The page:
Ricky Swallow in Goth: Reality of the Departed World, Yokohama: Yokohama Museum of Art, 2007

A new exhibition featuring the work of internationally renowned Australian artist Ricky Swallow will open at The Ian Potter Centre: NGV Australia on 16 October 2009.

Ricky Swallow: The Bricoleur is the artist’s first major exhibition in Australia since 2006. This exhibition will feature several of the artist’s well-known intricately detailed, carved wooden sculptures as well as a range of new sculptural works in wood, bronze and plaster. The exhibition will also showcase two large groups of watercolours, an aspect of Swallow’s practice that is not as well known as his trademark works.

Salad days (2005) and Killing time (2003-04), which were featured in the 2005 Venice Biennale and are considered Swallow icons, will strike a familiar chord with Melbourne audiences.

Sculptures completed over the past year include bronze balloons on which bronze barnacles seamlessly cling (Caravan, 2008); a series of cast bronze archery targets (Bowman’s Record, 2008) that look like desecrated minimalist paintings; and carved wooden sculpture of a human skull inside what looks like a paper bag (Fig 1, 2008).

A highlight of the show will be Swallow’s watercolour, One Nation Underground (2007), recently acquired by the NGV. The work presents a collection of images based on 1960s musicians including Tim Buckley, Denny Doherty, Brian Jones and John Phillips.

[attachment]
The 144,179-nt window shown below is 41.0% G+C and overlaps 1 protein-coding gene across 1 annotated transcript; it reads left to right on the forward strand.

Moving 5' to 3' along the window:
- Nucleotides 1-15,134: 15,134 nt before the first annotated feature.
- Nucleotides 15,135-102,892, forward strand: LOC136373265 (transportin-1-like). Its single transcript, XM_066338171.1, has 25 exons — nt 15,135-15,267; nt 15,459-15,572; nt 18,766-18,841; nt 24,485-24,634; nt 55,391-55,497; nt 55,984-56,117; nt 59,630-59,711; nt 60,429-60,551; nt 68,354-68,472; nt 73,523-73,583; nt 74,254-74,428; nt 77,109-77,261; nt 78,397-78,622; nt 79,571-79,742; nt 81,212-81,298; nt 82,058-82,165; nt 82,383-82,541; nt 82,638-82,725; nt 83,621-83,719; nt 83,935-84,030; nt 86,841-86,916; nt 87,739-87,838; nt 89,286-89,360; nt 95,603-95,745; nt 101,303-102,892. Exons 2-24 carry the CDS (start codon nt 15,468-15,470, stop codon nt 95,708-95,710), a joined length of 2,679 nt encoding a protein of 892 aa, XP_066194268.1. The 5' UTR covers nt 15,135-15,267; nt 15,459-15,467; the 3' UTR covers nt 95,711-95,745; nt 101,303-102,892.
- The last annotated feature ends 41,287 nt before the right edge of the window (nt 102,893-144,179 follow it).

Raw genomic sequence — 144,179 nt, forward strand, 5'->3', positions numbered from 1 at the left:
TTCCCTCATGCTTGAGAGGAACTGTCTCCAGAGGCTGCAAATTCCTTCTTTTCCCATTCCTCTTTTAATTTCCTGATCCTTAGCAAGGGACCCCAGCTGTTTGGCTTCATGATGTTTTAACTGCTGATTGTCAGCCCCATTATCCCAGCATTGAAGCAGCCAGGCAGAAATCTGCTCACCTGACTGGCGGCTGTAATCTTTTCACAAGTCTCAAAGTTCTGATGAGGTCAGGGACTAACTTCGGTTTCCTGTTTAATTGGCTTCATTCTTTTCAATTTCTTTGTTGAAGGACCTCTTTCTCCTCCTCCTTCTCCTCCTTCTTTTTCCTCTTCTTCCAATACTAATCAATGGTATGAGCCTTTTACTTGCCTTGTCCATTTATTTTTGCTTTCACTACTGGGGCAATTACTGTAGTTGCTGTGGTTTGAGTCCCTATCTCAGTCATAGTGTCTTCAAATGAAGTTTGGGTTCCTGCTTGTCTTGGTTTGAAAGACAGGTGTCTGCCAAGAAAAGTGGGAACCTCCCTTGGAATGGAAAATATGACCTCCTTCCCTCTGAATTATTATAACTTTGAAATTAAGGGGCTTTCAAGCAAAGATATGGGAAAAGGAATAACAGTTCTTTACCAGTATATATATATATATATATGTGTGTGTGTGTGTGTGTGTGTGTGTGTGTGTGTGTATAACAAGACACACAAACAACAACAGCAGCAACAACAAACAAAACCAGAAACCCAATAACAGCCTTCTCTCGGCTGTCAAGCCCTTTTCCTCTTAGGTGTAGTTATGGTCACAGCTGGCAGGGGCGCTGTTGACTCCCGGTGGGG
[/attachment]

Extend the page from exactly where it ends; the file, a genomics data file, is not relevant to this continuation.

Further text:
Alex Baker, Senior Curator, Contemporary Art, NGV said the works in this exhibition explore the themes of life and death, time and its passing, mortality and immortality.

“Swallow’s art investigates how memory is distilled within the objects of daily life. His work addresses the fundamental issues that lie at the core of who we are, reminding us of our deep symbiotic relationship to the stuff of everyday life.”

“The exhibition’s title The Bricoleur refers to the kind of activities performed by a handyman or tinkerer, someone who makes creative use of whatever might be at hand. The Bricoleur is also the title of one of the sculptures in the exhibition, which depicts a forlorn houseplant with a sneaker wedged between its branches,” said Dr Baker.

Gerard Vaughan, Director, NGV, said this exhibition reinforces the NGV’s commitment to exhibiting and collecting world-class contemporary art.

Ricky Swallow
born Australia 1974, lived in England 2003–06, United States 2006–
bronze, ed. 1/3
(1-2) 35.6 x 25.4 x 27.9 cm (each); (3) 30.5 x 22.9 x 25.4 cm; (1-3) (variable) (installation)
Private collection, Auckland
© Ricky Swallow
Photo: Courtesy Stuart Shave/Modern Art, London

“The NGV has enjoyed a long and successful relationship with Ricky Swallow, exhibiting and acquiring a number of his works over the years. His detailed and exquisitely crafted replicas of commonplace objects never fail to inspire visitors to the Gallery.”

Ricky Swallow was born in Victoria in 1974 and currently lives and works in Los Angeles, California. His career has enjoyed a meteoric rise since winning the NGV’s prestigious Contempora5 art prize in 1999. Since then, Swallow has exhibited in the UK, Europe and the United States, and represented Australia at the 2005 Venice Biennale.

Ricky Swallow: The Bricoleur is part of the Macquarie Group Series. The Macquarie Group Series comprises five exhibitions celebrating some of Australia’s leading contemporary sculptors and designers.

Ricky Swallow: The Bricoleur will be on display from 16 October 2009 until 28 February 2010 at The Ian Potter Centre: NGV Australia. Open 10am–5pm, closed Mondays. Admission fees apply: Adult $10.00 / Concession $7.00 / Family $25.00 / Children $5.00.